Learning to draw is to the visual arts what learning to play musical scales is to learning play a musical instrument. It is the foundation skill of visual art.
The artist’s skill rests in being able to realise the idea in his mind in his chosen medium. This idea might correspond closely to what he sees in front of him; or it might eminate from his imagination – which usually is derived from composites of memories of what he has seen in the past.
The skillful artist is one who can represent that idea accurately, and to do so he needs to be able to draw.
The good artist is the one who knows how to direct this necessary skill so that his art is a virtue – that is so that it gives glory to God and joy to mankind’. This is the Christian virtue of art; and work of such an artist will be beautiful! Pontifex University’s Masters in Sacred Arts aims to turn the skilful artist into the good artist!
The most rigorous method of learning to draw is the ‘academic’ method. John Foley teaches at the Ingbretson Studios in Manchester, New Hampshire, which can trace it’s lineage of teachers and students back to the Boston school of the early 20th century, and before that to the academies of Italy and France. John is an up and coming Catholic artist and an experienced teacher. His summer drawing workshop can be taken for credit.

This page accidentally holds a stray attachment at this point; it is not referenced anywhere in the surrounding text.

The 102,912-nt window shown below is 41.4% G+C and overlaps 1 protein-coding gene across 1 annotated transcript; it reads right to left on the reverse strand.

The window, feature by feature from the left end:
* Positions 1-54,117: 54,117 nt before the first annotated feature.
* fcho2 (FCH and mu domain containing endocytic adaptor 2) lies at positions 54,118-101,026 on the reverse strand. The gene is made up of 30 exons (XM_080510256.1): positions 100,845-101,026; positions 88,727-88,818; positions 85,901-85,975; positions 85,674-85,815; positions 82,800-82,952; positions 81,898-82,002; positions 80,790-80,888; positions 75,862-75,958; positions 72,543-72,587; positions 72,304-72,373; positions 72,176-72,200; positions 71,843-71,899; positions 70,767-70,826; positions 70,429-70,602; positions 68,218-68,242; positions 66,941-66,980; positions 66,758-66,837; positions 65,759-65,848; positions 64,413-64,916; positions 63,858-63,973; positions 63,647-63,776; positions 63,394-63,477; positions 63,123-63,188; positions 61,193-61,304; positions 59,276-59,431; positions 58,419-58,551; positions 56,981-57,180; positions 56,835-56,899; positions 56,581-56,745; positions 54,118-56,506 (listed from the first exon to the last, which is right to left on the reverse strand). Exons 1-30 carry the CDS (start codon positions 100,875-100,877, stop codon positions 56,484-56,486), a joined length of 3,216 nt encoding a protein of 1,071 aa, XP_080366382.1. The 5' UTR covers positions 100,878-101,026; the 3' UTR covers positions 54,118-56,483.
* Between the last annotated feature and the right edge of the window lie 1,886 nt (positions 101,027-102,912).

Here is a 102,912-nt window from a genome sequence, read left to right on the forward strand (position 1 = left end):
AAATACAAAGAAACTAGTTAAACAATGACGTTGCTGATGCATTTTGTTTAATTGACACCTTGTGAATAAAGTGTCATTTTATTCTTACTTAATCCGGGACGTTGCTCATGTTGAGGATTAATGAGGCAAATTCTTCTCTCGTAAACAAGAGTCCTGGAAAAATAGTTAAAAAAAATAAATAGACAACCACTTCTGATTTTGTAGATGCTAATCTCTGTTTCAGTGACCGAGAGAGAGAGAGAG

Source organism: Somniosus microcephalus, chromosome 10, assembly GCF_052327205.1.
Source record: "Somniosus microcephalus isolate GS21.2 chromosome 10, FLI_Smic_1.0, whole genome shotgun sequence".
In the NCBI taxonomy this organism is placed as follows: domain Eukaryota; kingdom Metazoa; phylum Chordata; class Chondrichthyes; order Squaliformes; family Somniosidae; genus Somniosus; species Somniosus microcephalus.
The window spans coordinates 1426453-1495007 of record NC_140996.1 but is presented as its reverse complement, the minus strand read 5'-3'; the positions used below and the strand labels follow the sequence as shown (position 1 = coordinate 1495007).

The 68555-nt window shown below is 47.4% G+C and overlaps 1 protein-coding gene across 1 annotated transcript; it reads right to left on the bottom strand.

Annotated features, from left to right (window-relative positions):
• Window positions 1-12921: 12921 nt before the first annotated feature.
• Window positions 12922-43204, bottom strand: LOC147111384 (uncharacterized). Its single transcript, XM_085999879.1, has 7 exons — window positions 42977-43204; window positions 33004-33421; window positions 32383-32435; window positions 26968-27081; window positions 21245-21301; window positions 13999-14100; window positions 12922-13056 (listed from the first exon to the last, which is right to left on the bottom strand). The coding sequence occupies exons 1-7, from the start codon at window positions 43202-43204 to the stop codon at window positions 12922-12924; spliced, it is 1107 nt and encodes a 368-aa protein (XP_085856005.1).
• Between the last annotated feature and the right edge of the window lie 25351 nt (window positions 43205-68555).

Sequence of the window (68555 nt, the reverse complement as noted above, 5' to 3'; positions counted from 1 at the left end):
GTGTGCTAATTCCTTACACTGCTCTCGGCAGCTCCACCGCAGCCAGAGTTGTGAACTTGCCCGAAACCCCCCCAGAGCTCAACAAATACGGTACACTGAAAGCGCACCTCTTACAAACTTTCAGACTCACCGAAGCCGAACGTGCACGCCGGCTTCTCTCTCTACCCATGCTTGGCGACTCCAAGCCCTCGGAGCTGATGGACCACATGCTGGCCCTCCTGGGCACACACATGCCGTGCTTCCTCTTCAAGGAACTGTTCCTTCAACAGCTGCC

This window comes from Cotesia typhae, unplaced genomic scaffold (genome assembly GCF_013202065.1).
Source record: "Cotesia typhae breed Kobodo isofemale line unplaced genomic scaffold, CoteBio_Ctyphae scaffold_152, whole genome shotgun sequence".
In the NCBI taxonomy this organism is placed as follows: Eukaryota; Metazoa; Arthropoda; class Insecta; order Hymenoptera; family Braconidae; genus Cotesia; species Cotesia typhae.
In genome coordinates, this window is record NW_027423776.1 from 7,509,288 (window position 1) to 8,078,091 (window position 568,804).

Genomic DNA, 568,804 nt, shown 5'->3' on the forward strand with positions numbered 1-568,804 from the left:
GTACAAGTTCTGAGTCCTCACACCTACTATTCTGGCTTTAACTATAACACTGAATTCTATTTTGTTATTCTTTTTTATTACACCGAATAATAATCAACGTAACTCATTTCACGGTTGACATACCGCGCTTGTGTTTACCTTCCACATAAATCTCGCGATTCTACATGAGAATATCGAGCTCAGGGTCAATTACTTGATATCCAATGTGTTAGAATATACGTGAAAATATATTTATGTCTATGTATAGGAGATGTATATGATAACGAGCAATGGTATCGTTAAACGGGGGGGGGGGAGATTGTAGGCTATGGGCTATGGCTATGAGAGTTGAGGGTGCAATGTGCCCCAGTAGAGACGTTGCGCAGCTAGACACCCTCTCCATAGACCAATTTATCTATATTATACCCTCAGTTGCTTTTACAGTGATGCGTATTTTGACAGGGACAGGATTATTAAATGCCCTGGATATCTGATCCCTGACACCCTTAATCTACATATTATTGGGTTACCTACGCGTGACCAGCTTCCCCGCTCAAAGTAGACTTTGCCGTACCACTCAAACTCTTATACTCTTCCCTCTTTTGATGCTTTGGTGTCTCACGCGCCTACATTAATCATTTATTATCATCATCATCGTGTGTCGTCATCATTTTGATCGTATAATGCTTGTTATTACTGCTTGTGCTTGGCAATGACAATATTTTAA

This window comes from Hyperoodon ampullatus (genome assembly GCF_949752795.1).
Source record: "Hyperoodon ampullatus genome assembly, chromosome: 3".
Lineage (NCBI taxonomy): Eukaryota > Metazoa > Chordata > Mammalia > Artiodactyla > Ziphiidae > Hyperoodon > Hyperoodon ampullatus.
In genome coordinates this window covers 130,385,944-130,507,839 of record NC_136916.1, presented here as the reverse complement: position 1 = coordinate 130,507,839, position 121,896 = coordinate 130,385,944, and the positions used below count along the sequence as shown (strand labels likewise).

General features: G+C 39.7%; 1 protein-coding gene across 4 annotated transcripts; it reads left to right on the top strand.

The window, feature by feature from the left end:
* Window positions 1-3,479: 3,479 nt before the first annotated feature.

To get the credit attend the class and submit work to the teacher’s satisfaction. Once this is done pay a fee of $150 for the credit from Pontifex University that can be applied. There may be a requirement of some project work at home in order to complete the required hours of study. This week long workshop will qualify for one credit.
This is the method of teaching that goes all the way back to the giants of the High Renaissance such as Leonardo and Michelangelo. Even if you wish ultimately to draw and paint in a different style – for example the gothic or iconographic – your work will benefit from being able to draw skilfully and by learning in this method. I found that the quality of my own work went up orders of magnitude in short time by attending such an atelier in Italy.
To participate in the class contact John directly – see the poster below for details.